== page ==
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Everyone has played with matchsticks at some point in their childhood and has become fascinated by the innumerable possibilities for combining shapes that the identical matchsticks provide. Furniture designer Per Borre is one such child, but for him his fascination of identical elements has only grown with age. His masterpiece, Astral, from 1979 is an excellent example of this. The identical shape of matchsticks and the idea of reusing the same element over and over inspired this award-winning bench. 

Borre’s interest in construction dates back to when he was a small boy. Afternoons were spent at construction sites with his father, who was an architect, and his evenings were spent in a basement with some stumps of throwaway wood, a box of nails and a hammer.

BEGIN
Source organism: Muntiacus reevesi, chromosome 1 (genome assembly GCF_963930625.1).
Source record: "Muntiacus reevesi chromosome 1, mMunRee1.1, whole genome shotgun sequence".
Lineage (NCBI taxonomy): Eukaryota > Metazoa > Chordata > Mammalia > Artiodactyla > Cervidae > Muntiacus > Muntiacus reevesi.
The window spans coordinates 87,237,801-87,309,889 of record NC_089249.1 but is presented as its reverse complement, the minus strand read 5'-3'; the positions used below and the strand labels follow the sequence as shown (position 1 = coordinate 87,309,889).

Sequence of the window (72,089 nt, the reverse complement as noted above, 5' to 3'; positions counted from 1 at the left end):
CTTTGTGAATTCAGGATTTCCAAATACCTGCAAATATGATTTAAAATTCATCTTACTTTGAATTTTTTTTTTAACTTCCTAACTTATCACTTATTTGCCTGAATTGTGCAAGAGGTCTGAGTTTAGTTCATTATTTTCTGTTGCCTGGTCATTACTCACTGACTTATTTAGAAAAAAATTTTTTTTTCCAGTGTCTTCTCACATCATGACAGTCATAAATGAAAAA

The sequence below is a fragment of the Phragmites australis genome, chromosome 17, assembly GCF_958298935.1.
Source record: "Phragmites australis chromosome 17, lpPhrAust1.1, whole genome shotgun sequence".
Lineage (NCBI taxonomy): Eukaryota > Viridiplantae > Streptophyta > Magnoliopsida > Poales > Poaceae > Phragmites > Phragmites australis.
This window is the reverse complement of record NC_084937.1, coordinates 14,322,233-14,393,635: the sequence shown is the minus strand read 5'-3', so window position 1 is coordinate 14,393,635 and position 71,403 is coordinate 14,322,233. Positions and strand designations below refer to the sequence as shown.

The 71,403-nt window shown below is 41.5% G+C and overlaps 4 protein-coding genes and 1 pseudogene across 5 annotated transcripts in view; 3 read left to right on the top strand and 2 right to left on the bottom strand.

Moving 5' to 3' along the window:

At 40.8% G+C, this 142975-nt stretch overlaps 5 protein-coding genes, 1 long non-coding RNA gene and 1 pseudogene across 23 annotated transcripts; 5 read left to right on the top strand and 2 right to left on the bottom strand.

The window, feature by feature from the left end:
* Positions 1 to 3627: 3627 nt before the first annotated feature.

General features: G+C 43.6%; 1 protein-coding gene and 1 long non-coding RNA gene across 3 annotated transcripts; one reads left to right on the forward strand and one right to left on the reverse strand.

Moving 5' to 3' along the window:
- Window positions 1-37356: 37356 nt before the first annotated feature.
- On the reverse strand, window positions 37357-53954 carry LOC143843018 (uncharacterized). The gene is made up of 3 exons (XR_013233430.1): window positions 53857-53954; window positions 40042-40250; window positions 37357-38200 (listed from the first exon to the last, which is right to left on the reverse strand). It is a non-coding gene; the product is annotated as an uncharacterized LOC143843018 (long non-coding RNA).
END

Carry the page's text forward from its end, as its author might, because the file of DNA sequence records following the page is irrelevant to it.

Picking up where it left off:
Borre went on to become a furniture carpenter, a furniture designer and an architect. His immediate demands on a piece of furniture are that it “mustn’t collapse” but it must also be able to justify its position in the marketplace. Whenever he begins on a new project, he uses a process of elimination to define what it is he is looking for so as not to create something superfluous. Why design a chair or a bookcase if it already exists? For Borre the formula for success is simple: 

“You have finished when you are satisfied.”